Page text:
When should I use a CDATA Marked Section?
You should almost never need to use CDATA Sections. The CDATA mechanism was designed to let an author quote fragments of text containing markup characters (the open-angle-bracket and the ampersand), for example w
When should I use a CDATA Marked Section?
You should almost never need to use CDATA Sections. The CDATA mechanism was designed to let an author quote fragments of text containing markup characters (the open-angle-bracket and the ampersand), for example when documenting XML (this FAQ uses CDATA Sections quite a lot, for obvious reasons). A CDATA Section turns off markup recognition for the duration of the section (it gets turned on again only by the closing sequence of double end-square-brackets and a close-angle-bracket).
Consequently, nothing in a CDATA section can ever be recognised as anything to do with markup: it's just a string of opaque characters, and if you use an XML transformation language like XSLT, any markup characters in it will get turned into their character entity equivalent.
If you try, for example, to use:
some text with <![CDATA[markup]]> in it. in the expectation that the embedded markup would remain untouched, it won't: it will just output
some text with <em>markup</em> in it.
In other words, CDATA Sections cannot preserve the embedded markup as markup. Normally this is exactly what you want because this technique was designed to let people do things like write documentation about markup. It was not designed to allow the passing of little chunks of (possibly invalid) unparsed HTML embedded inside your own XML through to a subsequent process—because that would risk invalidating the output.
As a result you cannot expect to keep markup untouched simply because it looked as if it was safely ‘hidden’ inside a CDATA section: it can't be used as a magic shield to preserve HTML markup for future use as markup, only as characters.
How can I handle embedded HTML in my XML?
Apart from using CDATA Sections, there are two common occasions when people want to handle embedded HTML inside an XML element:
1. when they have received (possibly poorly-designed) XML from somewhere else which they must find a way to handle;
2. when they have an application which has been explicitly designed to store a string of characters containing < and & character entity references with the objective of turning them back into markup in a later process (eg FreeMind, Atom).
Generally, you want to avoid this kind of trick, as it usually indicates that the document structure and design has been insufficiently thought out. However, there are occasions when it becomes unavoidable, so if you really need or want to use embedded HTML markup inside XML, and have it processable later as markup, there are a couple of techniques you may be able to use:
* Provide templates for the handling of that markup in your XSLT transformation or whatever software you use which simply replicates what was there, eg
* Use XSLT's ‘deep copy’ instruction, which outputs nested well-formed markup verbatim, eg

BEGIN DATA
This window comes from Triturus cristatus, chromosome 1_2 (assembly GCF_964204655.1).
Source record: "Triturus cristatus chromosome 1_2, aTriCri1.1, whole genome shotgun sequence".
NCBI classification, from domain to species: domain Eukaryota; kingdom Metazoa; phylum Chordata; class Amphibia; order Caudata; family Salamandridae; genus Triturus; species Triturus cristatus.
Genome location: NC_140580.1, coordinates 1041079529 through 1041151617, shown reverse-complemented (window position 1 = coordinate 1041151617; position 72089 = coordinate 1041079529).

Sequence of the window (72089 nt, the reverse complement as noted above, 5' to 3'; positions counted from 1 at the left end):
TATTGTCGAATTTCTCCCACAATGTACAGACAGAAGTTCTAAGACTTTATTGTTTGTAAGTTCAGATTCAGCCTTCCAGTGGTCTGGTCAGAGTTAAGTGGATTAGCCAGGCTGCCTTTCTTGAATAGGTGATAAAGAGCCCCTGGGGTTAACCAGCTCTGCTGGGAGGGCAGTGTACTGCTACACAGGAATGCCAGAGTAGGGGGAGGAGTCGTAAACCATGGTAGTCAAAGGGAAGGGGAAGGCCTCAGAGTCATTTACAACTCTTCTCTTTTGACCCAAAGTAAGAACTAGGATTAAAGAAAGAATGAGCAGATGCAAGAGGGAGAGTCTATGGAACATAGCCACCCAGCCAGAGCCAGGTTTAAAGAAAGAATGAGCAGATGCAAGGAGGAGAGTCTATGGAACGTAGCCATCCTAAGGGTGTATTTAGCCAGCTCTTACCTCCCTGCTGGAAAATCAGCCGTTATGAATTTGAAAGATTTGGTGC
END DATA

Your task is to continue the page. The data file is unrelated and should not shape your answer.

* As a last resort, use the disable-output-escaping attribute on the xsl:text element of XSL[T] which is available in some processors, eg
* Some processors (eg JX) are now providing their own equivalents for disabling output escaping. Their proponents claim it is ‘highly desirable’ or ‘what most people want’, but it still needs to be treated with care to prevent unwanted (possibly dangerous) arbitrary code from being passed untouched through your system.
What are the special characters in XML ?
For normal text (not markup), there are no special characters: just make sure your document refers to the correct encoding scheme for the language and/or writing system you want to use, and that your computer correctly stores the file using that encoding scheme. See the question on non-Latin characters for a longer explanation.
If your keyboard will not allow you to type the characters you want, or if you want to use characters outside the limits of the encoding scheme you have chosen, you can use a symbolic notation called ‘entity referencing’. Entity references can either be numeric, using the decimal or hexadecimal Unicode code point for the character (eg if your keyboard has no Euro symbol (€) you can type €); or they can be character, using an established name which you declare in your DTD (eg ) and then use as € in your document. If you are using a Schema, you must use the numeric form for all except the five below because Schemas have no way to make character entity declarations.
If you use XML with no DTD, then these five character entities are assumed to be predeclared, and you can use them without declaring them:
The less-than character (<) starts element markup (the first character of a start-tag or an end-tag).
The ampersand character (>) starts entity markup (the first character of a character entity reference).
The greater-than character (>) ends a start-tag or an end-tag.
The double-quote character (") can be symbolised with this character entity reference when you need to embed a double-quote inside a string which is already double-quoted.
The apostrophe or single-quote character (') can be symbolised with this character entity reference when you need to embed a single-quote or apostrophe inside a string which is already single-quoted.
If you are using a DTD then you must declare all the character entities you need to use (if any), including any of the five above that you plan on using (they cease to be predeclared if you use a DTD). If you are using a Schema, you must use the numeric form for all except the five above because Schemas have no way to make character entity declarations.